Sickle cell disease (SCD) is the most common hemoglobinopathy associated with significant life-long morbidity and premature mortality. Over 200,000 children are born with SCD in sub-Saharan Africa annually - more than 50% of them die in early childhood. Most of these deaths could be prevented through simple and inexpensive prophylaxis if SCD was diagnosed soon after birth. Universal screening of newborns is impractical in low-income countries due to a large number of out-of-hospital births and the prohibitive cost of conventional testing methods. A simple, inexpensive, sensitive and specific point-of-care (POC) device is therefore urgently needed to enable testing infants and young children during their first visit to a local clinic. To address this unmet need, we recently developed an ultra-low-cost, paper-based test for SCD. Our test enables highly accurate diagnosis of SCD through simple visual interpretation of the pattern of the stain produced on chromatography paper by a droplet of blood mixed with hemoglobin (Hb) solubility buffer. By running the assay in a paper substrate and using the natural color of Hb for visual discrimination, we eliminated factors that interfere with conventional Hb solubility tests, while () gaining the capacity to accurately distinguish normal, sickle trait and SCD samples, (ii) reducing the required sample volume (<10 microL), (iii) lowering the per-test cost (<$0.03) and (iv) simplifying the interpretation of results. In a recent clinical study, we validated our test for adlts and children >12 months old. The test was able to detect the presence of sickling HbS with 100% sensitivity and specificity, demonstrating a positive predictive value of 100% and overall diagnostic accuracy of 100%, even for patients with severe anemia ([Hb]<8 g/dL). This Phase I project will focus on expanding the applicability of paper-based SCD test to infants (<12 months old), and developing a diagnostic kit for deploying the paper-based SCD test in the field. We will optimize the test to increase its sensitivity for HbS<20%, and investigate whether HbF>50% (present in younger infants) and common co-morbidities such as severe anemia, hyperlipidemia, elevated total protein and malaria have any effect on the diagnostic accuracy of the test. We will develop a sample preparation procedure utilizing low-cost, plastic components to enable a disposable kit, determine the range of operating conditions, and complete the studies required for regulatory approval of the test by the FDA. A successful diagnostic kit will have the number of components, number of operations, and cost per-test not to exceed those of existing solubility assays, and be able to detect the presence of HbS in samples from infants and young children with >80% sensitivity and positive predictive value and >90% overall diagnostic value. This project represents a crucial step toward the development of a low-cost, point-of-care diagnostic test for SCD that could have a potentially transformative impact on the health and well-being of tens of thousands of infants and young children worldwide.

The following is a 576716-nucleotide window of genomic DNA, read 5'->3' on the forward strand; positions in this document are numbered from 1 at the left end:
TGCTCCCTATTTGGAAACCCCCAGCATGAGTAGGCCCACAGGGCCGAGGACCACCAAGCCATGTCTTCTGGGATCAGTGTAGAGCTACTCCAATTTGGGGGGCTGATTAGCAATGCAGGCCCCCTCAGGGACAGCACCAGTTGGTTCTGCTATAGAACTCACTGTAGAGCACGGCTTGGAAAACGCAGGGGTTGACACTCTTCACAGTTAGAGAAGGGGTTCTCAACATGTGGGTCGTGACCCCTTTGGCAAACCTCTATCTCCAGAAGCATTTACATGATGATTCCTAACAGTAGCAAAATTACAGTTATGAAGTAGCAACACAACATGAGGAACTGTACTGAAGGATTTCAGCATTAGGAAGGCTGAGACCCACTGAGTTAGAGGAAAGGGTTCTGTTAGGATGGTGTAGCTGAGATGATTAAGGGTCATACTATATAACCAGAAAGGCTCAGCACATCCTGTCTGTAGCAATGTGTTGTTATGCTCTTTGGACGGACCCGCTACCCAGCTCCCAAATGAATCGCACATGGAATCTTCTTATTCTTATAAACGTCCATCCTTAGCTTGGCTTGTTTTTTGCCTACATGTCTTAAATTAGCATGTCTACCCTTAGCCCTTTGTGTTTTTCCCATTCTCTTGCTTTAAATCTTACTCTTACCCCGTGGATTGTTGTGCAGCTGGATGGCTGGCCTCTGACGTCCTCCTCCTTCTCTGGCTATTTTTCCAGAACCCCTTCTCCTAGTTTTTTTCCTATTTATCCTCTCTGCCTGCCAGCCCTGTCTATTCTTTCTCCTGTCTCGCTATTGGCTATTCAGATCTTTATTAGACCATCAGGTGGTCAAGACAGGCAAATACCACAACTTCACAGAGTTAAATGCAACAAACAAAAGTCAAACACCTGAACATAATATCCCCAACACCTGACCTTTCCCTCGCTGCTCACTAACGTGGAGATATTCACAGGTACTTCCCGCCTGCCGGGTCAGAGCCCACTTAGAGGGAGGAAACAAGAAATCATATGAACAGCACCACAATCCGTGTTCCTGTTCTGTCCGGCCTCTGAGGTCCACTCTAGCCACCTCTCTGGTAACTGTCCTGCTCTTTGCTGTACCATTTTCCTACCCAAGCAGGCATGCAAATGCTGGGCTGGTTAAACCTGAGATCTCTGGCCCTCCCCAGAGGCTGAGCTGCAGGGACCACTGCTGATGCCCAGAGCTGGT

Most children born with sickle cell disease in sub-Saharan Africa die in early childhood from causes that could be easily prevented through simple and inexpensive prophylaxis if their disease was diagnosed soon after birth. Universal screening of newborns is impractical in low-income countries due to a large number of out-of- hospital births and the prohibitive cost of conventional testing methods. This highly-innovative project plans to develop and commercialize an ultra-low-cost, paper-based diagnostic test for sickle cell disease to enable screening infants and young children during their first visit to a local clinic. (End of Abstract)